By Kristie Nation
You have probably already accepted the fact that social media, Facebook in particular, is important to your practice. But social media is not simply about signing up and using online platforms (although this is a mandatory first step). Rather, it is about learning the ins and outs of each platform so you can leverage social media to its maximum potential.
(If you have not started a Facebook campaign yet, you need to begin so you can gain “likes” and post content immediately. If you already have a solid Facebook page and fan base, read on.)
Even if you’re doing everything right, the reach of your Facebook page may not be as large as you think. For example, if you have 400 fans of your page, this does not mean your posts show up on every one of their newsfeeds. In fact, Facebook says most business pages only reach approximately 16% of their fans with any given post!
Recently, Facebook implemented something called “EdgeRank,” an algorithm that determines how important your posts are to each of the individuals who “like” your page. EdgeRank looks at three factors:
- Affinity. The individuals who interact with your page regularly will see more of your posts than people who “like” your page and never visit again. (Tip: almost 51% of Facebook users admit they often “like” pages to obtain a special offer or discount, then never go back. This makes getting people to interact repeatedly with your page a priority.)
- Weight. Your posts are valued by how rich they are. Polls and images are worth more than text, and comments are worth more than “likes.” So work on creating complex, interactive-ready posts.
- Time decay. Posts you put up are more likely to appear in the newsfeeds of people who are active at that time, not someone logging in three to four hours later.
Facebook is using EdgeRank to ensure that people’s newsfeeds are not so cluttered that they miss the stuff they’re most interested in (a common problem on Twitter.) Here are seven things you can do to expand your reach:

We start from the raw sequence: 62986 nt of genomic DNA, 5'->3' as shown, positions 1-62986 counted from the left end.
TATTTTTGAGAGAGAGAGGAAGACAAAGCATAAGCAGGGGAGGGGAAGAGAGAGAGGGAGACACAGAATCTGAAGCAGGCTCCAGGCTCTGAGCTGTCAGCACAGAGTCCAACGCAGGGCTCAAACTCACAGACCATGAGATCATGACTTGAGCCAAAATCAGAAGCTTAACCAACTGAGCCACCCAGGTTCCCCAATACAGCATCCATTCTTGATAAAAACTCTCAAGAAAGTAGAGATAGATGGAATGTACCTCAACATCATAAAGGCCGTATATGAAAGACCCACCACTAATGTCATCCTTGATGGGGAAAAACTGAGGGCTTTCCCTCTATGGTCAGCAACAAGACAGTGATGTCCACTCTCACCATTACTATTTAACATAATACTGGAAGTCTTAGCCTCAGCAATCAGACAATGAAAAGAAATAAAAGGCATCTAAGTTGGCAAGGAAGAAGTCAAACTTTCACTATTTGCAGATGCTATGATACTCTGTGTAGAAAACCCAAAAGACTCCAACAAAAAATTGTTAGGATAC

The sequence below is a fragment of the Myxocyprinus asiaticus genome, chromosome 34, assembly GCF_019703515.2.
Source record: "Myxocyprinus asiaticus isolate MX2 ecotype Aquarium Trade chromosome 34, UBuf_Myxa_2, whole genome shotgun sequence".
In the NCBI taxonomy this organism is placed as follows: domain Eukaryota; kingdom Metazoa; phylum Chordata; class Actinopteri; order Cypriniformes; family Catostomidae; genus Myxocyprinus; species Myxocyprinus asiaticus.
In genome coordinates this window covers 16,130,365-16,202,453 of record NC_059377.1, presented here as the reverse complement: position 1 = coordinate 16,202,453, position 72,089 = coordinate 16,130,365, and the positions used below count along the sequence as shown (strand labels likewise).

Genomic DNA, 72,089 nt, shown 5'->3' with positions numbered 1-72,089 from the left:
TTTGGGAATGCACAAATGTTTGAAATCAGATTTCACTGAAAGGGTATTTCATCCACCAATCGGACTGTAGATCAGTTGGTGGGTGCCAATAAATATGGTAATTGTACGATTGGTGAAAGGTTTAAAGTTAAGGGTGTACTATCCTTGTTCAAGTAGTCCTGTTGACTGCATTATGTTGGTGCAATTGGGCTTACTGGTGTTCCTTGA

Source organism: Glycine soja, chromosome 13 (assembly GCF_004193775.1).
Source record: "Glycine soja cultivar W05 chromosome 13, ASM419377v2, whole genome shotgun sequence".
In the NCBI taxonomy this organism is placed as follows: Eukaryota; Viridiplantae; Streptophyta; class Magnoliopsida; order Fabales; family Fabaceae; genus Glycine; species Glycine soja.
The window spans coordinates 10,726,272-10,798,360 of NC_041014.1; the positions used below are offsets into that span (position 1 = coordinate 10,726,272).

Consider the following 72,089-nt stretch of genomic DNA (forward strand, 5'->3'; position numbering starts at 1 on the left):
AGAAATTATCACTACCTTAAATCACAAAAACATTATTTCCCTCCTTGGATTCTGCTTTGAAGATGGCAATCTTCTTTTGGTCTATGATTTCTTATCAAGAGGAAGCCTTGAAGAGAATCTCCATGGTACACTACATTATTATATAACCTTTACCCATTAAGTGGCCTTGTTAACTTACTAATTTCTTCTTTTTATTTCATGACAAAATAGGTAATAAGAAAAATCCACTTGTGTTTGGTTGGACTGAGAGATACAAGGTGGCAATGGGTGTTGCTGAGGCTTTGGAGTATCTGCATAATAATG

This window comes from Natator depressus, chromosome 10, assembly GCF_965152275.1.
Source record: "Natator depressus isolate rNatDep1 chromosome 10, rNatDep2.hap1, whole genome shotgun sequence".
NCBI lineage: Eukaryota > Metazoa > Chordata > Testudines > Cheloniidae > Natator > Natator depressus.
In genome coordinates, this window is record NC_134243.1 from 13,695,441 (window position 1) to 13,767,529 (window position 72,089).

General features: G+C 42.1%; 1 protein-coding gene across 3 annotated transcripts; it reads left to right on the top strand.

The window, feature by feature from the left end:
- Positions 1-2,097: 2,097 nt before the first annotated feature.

- Find out what your EdgeRank is so you can track your improvement. You can use this evaluator to find out where your practice’s page stands: http://edgerankchecker.com/.
- Post at the right time. Traffic is highest midweek between 1 p.m. and 3 p.m., during lunch break. Posting your best weekday content at noon instead of at the start of the workday means it will be seen by more people.
- Scheduling posts is OK, but use Facebook’s scheduling tool instead of a third-party app such as HootSuite. Manual posts get three to four times the number of posts than third-party posts. Check out this video that explains how to schedule posts on Facebook: http://youtu.be/ntPAru3Jipk.
- Choose your daily content carefully. Engagement – which is how many people interact with your content – is 18% higher on Thursdays and Fridays. Save your most interactive posts (polls, surveys, etc.) for the end of the week.
- Worry more about how many fans you reach than about how many fans you have. It’s a proven fact that smaller brands reach more of their total number of fans on any given day.
- Use photos in as many of your posts as possible. Photos get up to 20 times as much engagement as other types of posts, plus Facebook shows photos to people who browse photos. This could improve your overall views.
- Use “fill-in-the-blank” posts to get fans involved and sharing information about themselves. “I like my dentist because …” would be a great place to start.
Improving how you post to your page will increase the amount of interaction you get. Facebook will reward you by increasing your EdgeRank and showing your posts to more fans. This means more visibility for your practice.
Kristie Nation is the founder and CEO of myDentalCMO, a marketing consulting firm that provides strategic marketing “treatment plans” exclusively for dental practices. The firm was founded with a mission to prevent dentists from wasting countless dollars marketing their practices ineffectively. She can be reached at [email protected] or (888) 557-6443.
Kristie Nation will be presenting “Social Media Success in Your Practice”
Past DE Issues